Patients in Mass. faced cost barriers after reform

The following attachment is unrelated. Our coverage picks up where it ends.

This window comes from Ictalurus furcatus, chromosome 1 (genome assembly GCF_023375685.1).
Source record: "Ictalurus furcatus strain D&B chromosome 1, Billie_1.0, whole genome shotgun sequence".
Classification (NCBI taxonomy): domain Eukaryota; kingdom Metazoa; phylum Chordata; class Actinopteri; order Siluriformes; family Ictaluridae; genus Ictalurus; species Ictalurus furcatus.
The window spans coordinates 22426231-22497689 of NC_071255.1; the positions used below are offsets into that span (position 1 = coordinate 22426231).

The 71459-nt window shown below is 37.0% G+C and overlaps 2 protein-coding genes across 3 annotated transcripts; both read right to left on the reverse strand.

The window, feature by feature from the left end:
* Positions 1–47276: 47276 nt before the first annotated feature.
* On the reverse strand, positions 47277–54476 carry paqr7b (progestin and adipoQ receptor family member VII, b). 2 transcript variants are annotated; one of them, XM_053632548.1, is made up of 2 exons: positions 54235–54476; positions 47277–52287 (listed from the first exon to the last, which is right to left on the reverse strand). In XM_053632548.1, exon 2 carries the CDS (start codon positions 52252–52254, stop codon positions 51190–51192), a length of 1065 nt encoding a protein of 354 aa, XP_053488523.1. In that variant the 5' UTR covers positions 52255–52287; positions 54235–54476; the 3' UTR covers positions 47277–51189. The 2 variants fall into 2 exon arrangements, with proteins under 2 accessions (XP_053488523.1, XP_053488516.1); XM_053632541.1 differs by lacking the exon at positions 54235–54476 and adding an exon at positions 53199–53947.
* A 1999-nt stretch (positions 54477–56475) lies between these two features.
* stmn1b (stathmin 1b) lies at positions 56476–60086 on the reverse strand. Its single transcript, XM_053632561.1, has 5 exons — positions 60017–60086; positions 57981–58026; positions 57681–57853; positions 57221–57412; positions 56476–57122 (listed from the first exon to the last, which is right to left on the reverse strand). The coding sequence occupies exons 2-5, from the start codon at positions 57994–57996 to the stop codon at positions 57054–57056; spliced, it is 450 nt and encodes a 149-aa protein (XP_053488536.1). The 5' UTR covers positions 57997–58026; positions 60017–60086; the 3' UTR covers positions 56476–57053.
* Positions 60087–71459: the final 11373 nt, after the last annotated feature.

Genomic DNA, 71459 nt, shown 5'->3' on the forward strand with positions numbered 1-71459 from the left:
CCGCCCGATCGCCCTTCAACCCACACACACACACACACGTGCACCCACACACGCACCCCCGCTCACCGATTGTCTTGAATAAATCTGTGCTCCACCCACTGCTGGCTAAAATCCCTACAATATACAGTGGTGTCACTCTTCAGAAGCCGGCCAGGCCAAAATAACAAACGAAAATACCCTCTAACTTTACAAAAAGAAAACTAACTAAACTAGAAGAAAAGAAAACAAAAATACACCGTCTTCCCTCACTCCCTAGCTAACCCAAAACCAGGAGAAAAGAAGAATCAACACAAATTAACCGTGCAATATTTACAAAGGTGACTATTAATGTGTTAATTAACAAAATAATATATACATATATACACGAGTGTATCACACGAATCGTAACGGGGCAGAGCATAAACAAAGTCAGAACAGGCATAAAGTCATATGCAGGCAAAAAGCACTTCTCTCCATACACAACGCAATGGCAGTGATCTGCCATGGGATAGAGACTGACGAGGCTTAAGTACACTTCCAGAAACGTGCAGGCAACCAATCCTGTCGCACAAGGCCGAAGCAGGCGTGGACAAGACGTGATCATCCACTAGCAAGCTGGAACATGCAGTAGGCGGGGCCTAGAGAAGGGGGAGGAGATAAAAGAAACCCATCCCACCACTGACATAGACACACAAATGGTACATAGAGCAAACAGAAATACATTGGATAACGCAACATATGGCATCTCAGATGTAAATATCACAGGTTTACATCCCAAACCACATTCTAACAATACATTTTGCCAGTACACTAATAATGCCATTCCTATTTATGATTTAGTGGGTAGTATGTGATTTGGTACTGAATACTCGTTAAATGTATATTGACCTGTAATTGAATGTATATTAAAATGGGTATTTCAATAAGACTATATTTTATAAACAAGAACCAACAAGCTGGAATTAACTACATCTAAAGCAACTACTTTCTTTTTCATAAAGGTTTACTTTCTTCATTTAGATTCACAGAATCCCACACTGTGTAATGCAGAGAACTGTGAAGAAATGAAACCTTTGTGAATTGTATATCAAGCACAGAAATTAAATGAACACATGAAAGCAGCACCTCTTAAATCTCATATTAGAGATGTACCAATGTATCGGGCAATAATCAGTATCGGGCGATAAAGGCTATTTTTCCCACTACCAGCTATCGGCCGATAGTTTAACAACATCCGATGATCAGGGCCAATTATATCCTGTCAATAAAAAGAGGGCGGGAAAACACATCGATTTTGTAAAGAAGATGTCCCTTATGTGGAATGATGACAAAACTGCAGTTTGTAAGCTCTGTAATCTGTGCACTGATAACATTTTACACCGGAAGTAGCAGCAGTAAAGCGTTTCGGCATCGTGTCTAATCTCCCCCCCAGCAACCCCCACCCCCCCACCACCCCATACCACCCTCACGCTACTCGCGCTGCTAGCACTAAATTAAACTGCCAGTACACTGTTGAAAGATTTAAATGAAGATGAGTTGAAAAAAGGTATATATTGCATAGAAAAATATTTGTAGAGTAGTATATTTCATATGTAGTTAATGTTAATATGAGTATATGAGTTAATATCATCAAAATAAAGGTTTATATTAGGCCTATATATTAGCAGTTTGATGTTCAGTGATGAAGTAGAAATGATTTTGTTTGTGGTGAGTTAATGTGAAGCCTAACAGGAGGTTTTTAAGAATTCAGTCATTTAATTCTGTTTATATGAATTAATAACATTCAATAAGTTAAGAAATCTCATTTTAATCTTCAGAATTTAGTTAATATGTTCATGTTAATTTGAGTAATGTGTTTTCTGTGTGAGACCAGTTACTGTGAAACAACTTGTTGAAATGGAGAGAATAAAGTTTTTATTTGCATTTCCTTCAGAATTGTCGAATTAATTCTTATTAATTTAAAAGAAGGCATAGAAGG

Patients who gained access to insurance as a result of the healthcare reform law passed in Massachusetts still faced cost barriers in their access to care, according to a study. The study, conducted by researchers at Harvard Medical School, looked at 431 patients ages 18 to 64 who received care at the emergency room in the state’s secondlargest safety net hospital between July 25, 2009, and March 20, 2010. “These findings illustrate that the insurance plans that most previously uninsured patients received in Massachusetts as part of healthcare reform had a mixed effect in terms of access to care,” Dr. Danny McCormick, the study’s lead author and an assistant professor at Harvard Medical School, said in a news release. The patients who were insured by the programs through which most of the uninsured in Massachusetts gained coverage had “similar or higher levels of access to and utilization of outpatient visits compared with the privately insured, as well as similar access to preventive care.” However, a greater number of patients who had Medicaid or Commonwealth Care Type 1—a program with minimal cost-sharing—said they delayed or did not get a medication and delayed or did not get dental care as compared with privately insured patients. Those covered through the Commonwealth Care Type 2 or 3 programs, which involve greater cost-sharing, “reported significantly more cost-related barriers to obtaining care than the privately insured” and to seeing a primary-care physician or a dental provider and obtaining medication, according to the study’s authors.